New York Natural Heritage Program
Eastern Small-footed Myotis
Myotis leibii (Audubon and Bachman, 1842)
Mammals

Threats [-]
Some mines may suffer from collapse or closure and a few cave occurrences are probably threatened or reduced in quality due to the commercialization or frequent winter visitation by spelunkers. The main threat is disturbance during the winter hibernation period and, although this currently does not appear to be a major threat at the best sites (mines), it could be a problem at some of the cave sites. White-nose syndrome (WNS) may not be as big an issue for this species as for other Myotids. Although the species has been shown to get WNS, there is evidence that microbes or a physicological response may be protecting them from the disease. They are also the most cold-tolerant of the Myotis species in New York State which allows them to enter hibernacula later in the fall and emerge earlier in the spring, which may limit their exposure.
Bats may be particularly sensitive to environmental toxins including those found in herbicides and pesticides. Although no studies have targeted small-footed bats directly, elevated levels of persistent organic pollutants including especially PCBs, DDT, Chlordanes, and PBDEs have been found in a similar species, the little brown bat, in the Hudson River Valley in New York (Kannan et al. 2010). The levels found in the bats were only 1 to 3 times less than lethal concentrations reported from previous studies (Kannan et al. 2010). Lesser toxin levels may be expected in small-footed bats since little brown bats typically consume a greater percentage of prey with an aquatic life stage. Bats are highly susceptible to DDT residue and this chemical was widely used as a pesticide to control bat infestations in houses in the 1940s (USGS 2013). It was widely used as an agricultural pesticide in the 1950s and 60s until its agricultural use was banned in 1972. Since DDT is highly persistent (soil half-life is 2-15 years, aquatic half-life is about 150 years) (NPIC 1999), it can pose a threat to bats when there is exposure to trace residues in the environment (USGS 2013). Extensive applications of insecticides and some bio control methods, such as Btk, could also pose an indirect risk to northern myotis by reducing availability of prey.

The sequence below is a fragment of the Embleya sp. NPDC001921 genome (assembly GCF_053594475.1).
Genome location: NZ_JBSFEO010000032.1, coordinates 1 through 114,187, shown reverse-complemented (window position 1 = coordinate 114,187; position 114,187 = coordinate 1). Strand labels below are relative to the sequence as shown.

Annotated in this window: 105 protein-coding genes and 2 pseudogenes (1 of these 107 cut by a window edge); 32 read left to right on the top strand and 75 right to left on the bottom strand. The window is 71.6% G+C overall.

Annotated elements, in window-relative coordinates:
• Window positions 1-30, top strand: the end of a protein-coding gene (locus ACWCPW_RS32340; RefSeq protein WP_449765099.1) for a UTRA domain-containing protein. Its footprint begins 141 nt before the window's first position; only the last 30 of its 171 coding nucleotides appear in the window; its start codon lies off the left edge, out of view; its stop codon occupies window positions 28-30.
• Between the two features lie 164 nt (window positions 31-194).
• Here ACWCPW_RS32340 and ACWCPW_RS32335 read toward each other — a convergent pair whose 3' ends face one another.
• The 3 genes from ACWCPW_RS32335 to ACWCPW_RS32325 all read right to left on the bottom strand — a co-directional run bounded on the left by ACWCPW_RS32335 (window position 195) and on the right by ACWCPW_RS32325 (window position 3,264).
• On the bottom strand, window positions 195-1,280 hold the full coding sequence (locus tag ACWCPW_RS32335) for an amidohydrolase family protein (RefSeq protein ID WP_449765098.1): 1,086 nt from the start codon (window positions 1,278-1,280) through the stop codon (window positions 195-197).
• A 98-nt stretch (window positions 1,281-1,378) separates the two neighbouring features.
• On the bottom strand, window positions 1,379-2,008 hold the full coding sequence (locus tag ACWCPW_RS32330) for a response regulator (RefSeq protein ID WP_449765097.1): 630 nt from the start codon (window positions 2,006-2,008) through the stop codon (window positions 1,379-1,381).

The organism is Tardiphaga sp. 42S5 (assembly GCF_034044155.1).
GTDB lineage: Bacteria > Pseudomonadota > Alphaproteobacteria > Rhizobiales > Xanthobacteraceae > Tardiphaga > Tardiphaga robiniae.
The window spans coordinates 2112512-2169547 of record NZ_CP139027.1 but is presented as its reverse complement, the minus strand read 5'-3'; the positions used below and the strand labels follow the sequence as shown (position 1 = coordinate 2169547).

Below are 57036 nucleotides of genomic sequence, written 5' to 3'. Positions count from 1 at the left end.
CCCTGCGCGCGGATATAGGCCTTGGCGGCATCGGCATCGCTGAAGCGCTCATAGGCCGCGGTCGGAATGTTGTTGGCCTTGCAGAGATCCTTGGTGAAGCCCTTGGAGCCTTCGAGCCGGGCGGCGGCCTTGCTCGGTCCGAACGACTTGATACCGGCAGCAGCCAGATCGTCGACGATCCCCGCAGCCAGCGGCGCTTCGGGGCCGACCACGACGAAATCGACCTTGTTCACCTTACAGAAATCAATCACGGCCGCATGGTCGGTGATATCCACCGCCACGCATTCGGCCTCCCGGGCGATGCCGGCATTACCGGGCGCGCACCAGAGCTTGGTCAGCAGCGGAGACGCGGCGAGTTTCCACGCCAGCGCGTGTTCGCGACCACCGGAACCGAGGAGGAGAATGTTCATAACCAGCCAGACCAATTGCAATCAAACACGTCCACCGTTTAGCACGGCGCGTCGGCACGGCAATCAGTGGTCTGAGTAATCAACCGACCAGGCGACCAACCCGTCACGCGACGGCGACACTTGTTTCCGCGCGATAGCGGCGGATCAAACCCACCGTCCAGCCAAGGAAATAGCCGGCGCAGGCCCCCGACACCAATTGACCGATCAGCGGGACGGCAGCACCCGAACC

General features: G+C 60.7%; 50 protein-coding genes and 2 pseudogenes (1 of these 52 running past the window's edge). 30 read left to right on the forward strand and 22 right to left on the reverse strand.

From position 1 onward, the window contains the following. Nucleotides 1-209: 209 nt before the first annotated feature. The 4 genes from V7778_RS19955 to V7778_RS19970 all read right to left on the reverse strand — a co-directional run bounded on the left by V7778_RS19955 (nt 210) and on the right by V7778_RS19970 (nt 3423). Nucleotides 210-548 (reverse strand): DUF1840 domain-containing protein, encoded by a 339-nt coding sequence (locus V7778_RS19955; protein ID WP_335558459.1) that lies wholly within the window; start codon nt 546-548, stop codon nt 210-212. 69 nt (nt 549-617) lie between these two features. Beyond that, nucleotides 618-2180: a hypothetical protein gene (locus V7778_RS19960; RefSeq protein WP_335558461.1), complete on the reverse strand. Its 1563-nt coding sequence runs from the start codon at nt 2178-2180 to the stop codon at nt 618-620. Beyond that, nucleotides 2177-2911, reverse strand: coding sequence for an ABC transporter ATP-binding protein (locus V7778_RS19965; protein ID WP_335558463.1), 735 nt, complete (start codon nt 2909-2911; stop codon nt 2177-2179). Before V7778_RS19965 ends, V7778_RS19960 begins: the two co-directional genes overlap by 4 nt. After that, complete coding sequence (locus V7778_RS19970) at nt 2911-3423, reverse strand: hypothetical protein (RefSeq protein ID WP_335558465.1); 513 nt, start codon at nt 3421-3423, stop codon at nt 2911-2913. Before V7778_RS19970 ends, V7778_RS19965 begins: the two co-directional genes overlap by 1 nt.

If proper precautions are not used, cavers and researchers entering hibernacula may cause disturbance that rouses bat colonies or transport the fungus that causes WNS on their clothing (NatureServe 2013). Other potential threats may include climate change, commercial cave development, flooding and hibernacula collapse; habitat loss and fragmentation from development, hydraulic fracturing, and construction of new wind facilities; and direct mortality from wind facilities (U.S. Fish and Wildlife Service 2013).

Conservation Strategies and Management Practices [-]
Cave or mine gating should be given serious consideration at sites that may otherwise receive heavy winter usage. Fencing around openings may be sufficient at some of the more remote locations. Gates or fences will need monitoring to ensure that they remain effective. Gates over entrances must be designed in accordance with specifications that allow easy entrance by bats and do not restrict or alter air movement patterns within subterranean systems.

Research Needs [-]
Determination of the percentage of the wintering population that is visible during hibernacula counts is necessary to develop population estimates and trends. Determining the summer distribution and habitat preferences of reproductive females is also a research need (New York State Department of Environmental Conservation 2006).